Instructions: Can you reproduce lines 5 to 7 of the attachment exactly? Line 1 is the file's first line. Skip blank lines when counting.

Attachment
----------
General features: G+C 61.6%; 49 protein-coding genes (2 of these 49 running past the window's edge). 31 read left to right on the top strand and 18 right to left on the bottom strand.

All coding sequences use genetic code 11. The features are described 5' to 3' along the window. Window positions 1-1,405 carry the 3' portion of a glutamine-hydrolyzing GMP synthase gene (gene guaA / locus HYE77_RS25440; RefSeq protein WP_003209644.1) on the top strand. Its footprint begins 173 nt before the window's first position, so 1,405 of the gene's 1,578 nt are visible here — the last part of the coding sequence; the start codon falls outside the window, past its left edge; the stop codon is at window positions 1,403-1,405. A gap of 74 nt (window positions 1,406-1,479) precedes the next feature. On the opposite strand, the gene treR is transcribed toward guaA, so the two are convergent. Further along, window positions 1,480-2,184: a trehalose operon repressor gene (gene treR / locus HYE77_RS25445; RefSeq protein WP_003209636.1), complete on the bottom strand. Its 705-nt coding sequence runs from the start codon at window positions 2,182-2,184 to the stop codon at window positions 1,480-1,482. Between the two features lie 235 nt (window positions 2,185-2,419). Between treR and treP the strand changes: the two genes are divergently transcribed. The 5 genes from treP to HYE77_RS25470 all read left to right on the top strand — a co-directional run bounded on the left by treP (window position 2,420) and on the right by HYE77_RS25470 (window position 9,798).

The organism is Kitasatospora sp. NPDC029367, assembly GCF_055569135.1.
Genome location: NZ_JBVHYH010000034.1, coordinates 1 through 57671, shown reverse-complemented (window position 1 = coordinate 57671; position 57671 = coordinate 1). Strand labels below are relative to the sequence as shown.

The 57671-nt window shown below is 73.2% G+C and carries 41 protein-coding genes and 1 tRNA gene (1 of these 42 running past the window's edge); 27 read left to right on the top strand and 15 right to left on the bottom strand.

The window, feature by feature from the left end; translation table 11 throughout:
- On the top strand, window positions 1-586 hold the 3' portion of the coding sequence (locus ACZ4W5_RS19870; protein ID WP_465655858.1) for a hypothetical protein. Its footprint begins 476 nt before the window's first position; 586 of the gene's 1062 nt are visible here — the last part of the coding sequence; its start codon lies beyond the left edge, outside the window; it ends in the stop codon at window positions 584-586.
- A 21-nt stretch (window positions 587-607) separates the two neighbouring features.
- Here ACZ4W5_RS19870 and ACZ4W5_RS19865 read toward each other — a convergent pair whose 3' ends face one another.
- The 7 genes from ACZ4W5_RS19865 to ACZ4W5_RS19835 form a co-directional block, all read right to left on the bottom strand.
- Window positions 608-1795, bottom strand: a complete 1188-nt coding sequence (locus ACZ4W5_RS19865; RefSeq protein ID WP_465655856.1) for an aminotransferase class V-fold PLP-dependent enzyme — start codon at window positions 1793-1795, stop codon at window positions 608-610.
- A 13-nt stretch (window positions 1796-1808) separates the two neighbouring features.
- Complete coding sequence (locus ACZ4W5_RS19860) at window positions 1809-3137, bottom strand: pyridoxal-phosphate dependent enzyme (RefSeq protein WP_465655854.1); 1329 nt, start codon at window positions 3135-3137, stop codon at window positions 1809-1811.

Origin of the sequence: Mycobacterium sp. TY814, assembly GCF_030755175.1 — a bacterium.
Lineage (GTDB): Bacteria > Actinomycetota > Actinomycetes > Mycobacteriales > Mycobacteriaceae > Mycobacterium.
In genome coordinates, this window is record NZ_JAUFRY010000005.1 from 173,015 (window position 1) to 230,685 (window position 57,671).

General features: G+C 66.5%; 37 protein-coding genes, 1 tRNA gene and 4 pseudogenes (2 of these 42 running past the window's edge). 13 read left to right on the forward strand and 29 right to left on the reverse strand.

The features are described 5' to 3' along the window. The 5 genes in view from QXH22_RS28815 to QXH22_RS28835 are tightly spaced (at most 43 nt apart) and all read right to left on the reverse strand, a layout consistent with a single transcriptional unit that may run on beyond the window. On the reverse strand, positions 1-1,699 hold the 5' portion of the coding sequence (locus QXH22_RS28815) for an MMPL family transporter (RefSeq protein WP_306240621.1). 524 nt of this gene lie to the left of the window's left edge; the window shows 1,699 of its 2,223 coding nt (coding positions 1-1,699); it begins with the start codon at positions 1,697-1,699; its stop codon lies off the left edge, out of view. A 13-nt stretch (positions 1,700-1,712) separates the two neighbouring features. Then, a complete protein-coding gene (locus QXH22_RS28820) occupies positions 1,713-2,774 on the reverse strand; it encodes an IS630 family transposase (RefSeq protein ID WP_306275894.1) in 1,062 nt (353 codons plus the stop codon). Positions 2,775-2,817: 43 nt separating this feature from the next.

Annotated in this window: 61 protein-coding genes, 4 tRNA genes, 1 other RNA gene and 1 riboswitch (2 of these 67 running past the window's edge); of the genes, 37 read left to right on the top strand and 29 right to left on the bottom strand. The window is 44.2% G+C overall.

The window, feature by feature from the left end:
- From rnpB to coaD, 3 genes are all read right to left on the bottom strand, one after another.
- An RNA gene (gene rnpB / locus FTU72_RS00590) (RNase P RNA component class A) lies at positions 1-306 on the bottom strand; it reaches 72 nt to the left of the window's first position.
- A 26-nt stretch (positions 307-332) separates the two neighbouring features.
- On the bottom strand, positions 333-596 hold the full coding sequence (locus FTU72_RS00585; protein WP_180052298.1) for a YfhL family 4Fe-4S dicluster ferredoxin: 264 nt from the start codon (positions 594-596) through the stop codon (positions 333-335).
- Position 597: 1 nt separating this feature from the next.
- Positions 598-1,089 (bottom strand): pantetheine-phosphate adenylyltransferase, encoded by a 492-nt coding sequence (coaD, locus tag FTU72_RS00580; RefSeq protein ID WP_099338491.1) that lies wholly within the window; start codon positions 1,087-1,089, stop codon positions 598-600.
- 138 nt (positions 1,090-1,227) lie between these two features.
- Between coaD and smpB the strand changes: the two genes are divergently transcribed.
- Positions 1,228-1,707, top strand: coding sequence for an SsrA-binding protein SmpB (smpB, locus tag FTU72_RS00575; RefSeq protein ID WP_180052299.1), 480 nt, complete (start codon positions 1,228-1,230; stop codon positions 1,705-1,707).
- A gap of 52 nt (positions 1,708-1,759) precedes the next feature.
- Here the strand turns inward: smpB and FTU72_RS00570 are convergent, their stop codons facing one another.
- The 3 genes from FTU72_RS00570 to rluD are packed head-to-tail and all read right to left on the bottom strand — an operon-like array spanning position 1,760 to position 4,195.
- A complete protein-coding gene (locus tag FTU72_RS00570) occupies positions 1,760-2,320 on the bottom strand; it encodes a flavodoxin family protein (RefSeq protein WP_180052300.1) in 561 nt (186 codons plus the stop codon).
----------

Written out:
The 57671-nt window shown below is 73.2% G+C and carries 41 protein-coding genes and 1 tRNA gene (1 of these 42 running past the window's edge); 27 read left to right on the top strand and 15 right to left on the bottom strand.

The window, feature by feature from the left end; translation table 11 throughout:
- On the top strand, window positions 1-586 hold the 3' portion of the coding sequence (locus ACZ4W5_RS19870; protein ID WP_465655858.1) for a hypothetical protein. Its footprint begins 476 nt before the window's first position; 586 of the gene's 1062 nt are visible here — the last part of the coding sequence; its start codon lies beyond the left edge, outside the window; it ends in the stop codon at window positions 584-586.